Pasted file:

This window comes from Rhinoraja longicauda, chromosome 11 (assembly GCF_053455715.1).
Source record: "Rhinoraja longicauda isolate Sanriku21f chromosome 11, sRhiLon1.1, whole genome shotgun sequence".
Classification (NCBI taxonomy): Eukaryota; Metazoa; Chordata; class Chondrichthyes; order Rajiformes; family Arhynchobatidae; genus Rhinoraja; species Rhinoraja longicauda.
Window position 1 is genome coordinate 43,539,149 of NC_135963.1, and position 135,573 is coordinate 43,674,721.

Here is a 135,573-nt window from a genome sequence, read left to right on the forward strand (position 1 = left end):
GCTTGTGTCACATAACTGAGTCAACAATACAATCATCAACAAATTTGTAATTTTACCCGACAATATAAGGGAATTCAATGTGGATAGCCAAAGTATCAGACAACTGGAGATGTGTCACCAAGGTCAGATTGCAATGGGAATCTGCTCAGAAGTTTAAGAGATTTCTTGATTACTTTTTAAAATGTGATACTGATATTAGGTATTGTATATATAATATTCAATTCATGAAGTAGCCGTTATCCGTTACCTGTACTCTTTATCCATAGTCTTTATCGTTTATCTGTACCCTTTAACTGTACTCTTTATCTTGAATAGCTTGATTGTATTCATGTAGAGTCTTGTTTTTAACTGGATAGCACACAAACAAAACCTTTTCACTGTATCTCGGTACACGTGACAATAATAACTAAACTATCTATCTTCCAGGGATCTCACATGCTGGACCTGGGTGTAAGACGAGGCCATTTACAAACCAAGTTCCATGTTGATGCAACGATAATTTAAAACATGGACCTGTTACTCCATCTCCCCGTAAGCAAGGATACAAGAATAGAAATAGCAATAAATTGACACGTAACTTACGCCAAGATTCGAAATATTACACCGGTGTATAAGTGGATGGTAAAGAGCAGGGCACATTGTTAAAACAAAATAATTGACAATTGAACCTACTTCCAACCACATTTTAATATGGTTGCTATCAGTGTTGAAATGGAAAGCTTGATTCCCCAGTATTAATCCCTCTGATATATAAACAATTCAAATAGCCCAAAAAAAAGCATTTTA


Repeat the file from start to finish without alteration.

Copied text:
This window comes from Rhinoraja longicauda, chromosome 11 (assembly GCF_053455715.1).
Source record: "Rhinoraja longicauda isolate Sanriku21f chromosome 11, sRhiLon1.1, whole genome shotgun sequence".
Classification (NCBI taxonomy): Eukaryota; Metazoa; Chordata; class Chondrichthyes; order Rajiformes; family Arhynchobatidae; genus Rhinoraja; species Rhinoraja longicauda.
Window position 1 is genome coordinate 43,539,149 of NC_135963.1, and position 135,573 is coordinate 43,674,721.

Here is a 135,573-nt window from a genome sequence, read left to right on the forward strand (position 1 = left end):
GCTTGTGTCACATAACTGAGTCAACAATACAATCATCAACAAATTTGTAATTTTACCCGACAATATAAGGGAATTCAATGTGGATAGCCAAAGTATCAGACAACTGGAGATGTGTCACCAAGGTCAGATTGCAATGGGAATCTGCTCAGAAGTTTAAGAGATTTCTTGATTACTTTTTAAAATGTGATACTGATATTAGGTATTGTATATATAATATTCAATTCATGAAGTAGCCGTTATCCGTTACCTGTACTCTTTATCCATAGTCTTTATCGTTTATCTGTACCCTTTAACTGTACTCTTTATCTTGAATAGCTTGATTGTATTCATGTAGAGTCTTGTTTTTAACTGGATAGCACACAAACAAAACCTTTTCACTGTATCTCGGTACACGTGACAATAATAACTAAACTATCTATCTTCCAGGGATCTCACATGCTGGACCTGGGTGTAAGACGAGGCCATTTACAAACCAAGTTCCATGTTGATGCAACGATAATTTAAAACATGGACCTGTTACTCCATCTCCCCGTAAGCAAGGATACAAGAATAGAAATAGCAATAAATTGACACGTAACTTACGCCAAGATTCGAAATATTACACCGGTGTATAAGTGGATGGTAAAGAGCAGGGCACATTGTTAAAACAAAATAATTGACAATTGAACCTACTTCCAACCACATTTTAATATGGTTGCTATCAGTGTTGAAATGGAAAGCTTGATTCCCCAGTATTAATCCCTCTGATATATAAACAATTCAAATAGCCCAAAAAAAAGCATTTTA